CloudWatch: CloudWatch provides real-time monitoring of the resources and applications in the AWS environment, enabling us to collect and track metrics for debugging and performance optimization.
The self-hosted on-demand runner infrastructure operates seamlessly to handle the scaling of runners based on workflow demands. When a workflow is triggered on a pull request action, the GitHub App sends a webhook event to the API Gateway, which in turn triggers the webhook Lambda function. The Lambda function verifies the event authenticity, processes it, and posts it to an SQS queue.
The scale-up Lambda function monitors the SQS queue for new events and evaluates various conditions to determine if a new EC2 spot instance needs to be created. If a new instance is required, the Lambda function requests a JIT configuration or registration token from GitHub, creates an EC2 spot instance using the launch template and user data script, and fetches the runner binary from the S3 bucket for installation. The runner registers with GitHub and starts executing workflows once it is fully configured.
In contrast, the scale-down Lambda function is triggered by Amazon EventBridge at regular intervals to check for idle runners. If a runner is not busy, the Lambda function removes it from GitHub and terminates the corresponding EC2 instance, ensuring efficient resource utilization and cost savings.
So far, we've defined a solid foundation of components that are crucial for building a cost-effective and scalable solution for GitHub runners. These components include the GitHub App, API Gateway, Lambda functions, SQS, S3, EC2, SSM Parameters, Amazon EventBridge, and CloudWatch. These components work together to provide a robust and dynamic infrastructure that can seamlessly handle fluctuating workloads.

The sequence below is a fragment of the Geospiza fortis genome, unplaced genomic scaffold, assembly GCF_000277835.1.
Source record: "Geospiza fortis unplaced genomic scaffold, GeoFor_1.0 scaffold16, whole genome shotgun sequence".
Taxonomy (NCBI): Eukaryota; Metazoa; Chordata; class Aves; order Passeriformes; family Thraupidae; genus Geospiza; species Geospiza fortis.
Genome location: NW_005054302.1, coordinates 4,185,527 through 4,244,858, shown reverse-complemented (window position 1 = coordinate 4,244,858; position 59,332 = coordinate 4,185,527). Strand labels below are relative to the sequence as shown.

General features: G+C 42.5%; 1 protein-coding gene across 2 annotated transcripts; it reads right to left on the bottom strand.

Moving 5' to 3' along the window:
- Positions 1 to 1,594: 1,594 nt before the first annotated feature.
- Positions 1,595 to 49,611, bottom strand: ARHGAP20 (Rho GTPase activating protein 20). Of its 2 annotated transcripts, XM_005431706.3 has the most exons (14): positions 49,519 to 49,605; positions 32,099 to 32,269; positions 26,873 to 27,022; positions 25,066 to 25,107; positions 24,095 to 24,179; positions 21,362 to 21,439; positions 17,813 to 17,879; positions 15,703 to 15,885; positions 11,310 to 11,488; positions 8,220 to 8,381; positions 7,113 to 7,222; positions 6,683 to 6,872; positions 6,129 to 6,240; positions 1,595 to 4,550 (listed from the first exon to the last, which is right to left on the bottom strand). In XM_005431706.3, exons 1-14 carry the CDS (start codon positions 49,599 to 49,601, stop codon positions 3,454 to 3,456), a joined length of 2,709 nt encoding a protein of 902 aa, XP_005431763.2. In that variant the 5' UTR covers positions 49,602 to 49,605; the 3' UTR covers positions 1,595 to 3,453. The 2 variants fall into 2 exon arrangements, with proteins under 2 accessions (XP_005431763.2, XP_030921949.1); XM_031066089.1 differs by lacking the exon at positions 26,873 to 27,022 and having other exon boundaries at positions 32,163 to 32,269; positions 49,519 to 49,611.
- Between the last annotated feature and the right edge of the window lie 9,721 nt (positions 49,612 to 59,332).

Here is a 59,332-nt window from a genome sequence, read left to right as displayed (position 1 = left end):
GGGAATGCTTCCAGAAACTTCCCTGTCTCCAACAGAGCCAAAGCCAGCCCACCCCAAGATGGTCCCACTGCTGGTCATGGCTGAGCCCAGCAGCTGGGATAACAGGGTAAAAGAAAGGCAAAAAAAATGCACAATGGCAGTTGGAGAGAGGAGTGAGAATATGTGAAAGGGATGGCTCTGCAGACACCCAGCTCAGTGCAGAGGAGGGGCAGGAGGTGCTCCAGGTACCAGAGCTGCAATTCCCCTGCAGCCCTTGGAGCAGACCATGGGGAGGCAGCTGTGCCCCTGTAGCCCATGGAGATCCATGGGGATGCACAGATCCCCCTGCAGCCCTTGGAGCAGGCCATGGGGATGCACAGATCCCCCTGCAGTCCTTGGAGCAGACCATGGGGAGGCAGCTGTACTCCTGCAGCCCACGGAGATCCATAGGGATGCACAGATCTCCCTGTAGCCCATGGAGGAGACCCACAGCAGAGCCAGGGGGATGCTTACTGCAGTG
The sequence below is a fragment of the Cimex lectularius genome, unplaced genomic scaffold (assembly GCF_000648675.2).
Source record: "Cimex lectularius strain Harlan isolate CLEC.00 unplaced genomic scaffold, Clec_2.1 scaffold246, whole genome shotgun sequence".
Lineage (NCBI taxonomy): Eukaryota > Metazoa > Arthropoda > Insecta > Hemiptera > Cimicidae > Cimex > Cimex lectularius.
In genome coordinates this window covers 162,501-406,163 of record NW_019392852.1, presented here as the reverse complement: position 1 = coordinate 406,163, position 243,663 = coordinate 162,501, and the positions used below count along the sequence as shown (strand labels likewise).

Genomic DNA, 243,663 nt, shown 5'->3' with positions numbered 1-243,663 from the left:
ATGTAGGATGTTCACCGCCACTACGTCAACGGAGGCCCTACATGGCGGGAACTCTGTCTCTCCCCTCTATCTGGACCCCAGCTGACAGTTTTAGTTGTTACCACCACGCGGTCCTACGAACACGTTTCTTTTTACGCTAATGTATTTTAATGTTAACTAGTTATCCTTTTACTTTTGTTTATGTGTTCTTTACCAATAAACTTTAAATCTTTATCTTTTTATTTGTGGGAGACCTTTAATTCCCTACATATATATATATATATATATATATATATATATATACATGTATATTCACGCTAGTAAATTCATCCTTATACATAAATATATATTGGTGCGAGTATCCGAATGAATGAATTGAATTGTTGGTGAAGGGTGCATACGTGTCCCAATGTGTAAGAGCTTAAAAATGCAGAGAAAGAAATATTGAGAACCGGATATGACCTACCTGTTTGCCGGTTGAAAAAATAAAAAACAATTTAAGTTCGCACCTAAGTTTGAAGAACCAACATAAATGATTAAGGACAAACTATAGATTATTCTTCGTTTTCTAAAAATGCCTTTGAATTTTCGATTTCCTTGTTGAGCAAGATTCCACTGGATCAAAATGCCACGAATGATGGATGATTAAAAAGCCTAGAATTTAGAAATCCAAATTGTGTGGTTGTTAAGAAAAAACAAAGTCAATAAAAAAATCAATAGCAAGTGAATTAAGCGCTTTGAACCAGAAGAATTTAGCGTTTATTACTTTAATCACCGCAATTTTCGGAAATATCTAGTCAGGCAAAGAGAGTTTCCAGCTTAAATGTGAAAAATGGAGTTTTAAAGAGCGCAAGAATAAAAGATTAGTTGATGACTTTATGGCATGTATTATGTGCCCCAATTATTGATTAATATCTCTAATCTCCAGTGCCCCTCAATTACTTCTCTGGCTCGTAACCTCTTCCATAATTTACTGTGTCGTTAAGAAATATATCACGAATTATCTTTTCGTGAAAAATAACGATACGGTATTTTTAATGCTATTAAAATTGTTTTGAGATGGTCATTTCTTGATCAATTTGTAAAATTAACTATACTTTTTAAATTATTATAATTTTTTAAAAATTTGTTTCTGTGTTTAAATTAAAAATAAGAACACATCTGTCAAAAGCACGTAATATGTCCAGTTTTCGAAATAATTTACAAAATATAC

Next, we'll embark on the practical implementation of this infrastructure using Terraform, an infrastructure as code (IaC) tool. Terraform will enable us to automate the provisioning of AWS resources, ensuring consistency and repeatability in our infrastructure setup. We'll delve into the process of creating the necessary AWS resources, including EC2 instances, VPCs, and IAM roles.
We'll also configure the GitHub App to act as a bridge between GitHub and AWS, triggering the creation or removal of EC2 instances based on webhook events. This will ensure that we always have the right number of runners available to handle the current workload.
Finally, we'll set up Lambda functions to orchestrate the scaling of runner instances. Lambda functions will be responsible for verifying the authenticity of incoming webhook events, processing them, and triggering the scaling up or scaling down of EC2 instances based on demand. This will ensure that our infrastructure is always optimized for cost and performance.
By the end of this series, you'll have a comprehensive understanding of how to build and deploy a scalable and cost-effective runner infrastructure on AWS using Terraform. You'll be able to leverage this infrastructure to improve your CI/CD performance and reduce your infrastructure costs.
Stay tuned for Part 2: Building the Self-Hosted On-Demand Runner Infrastructure with Terraform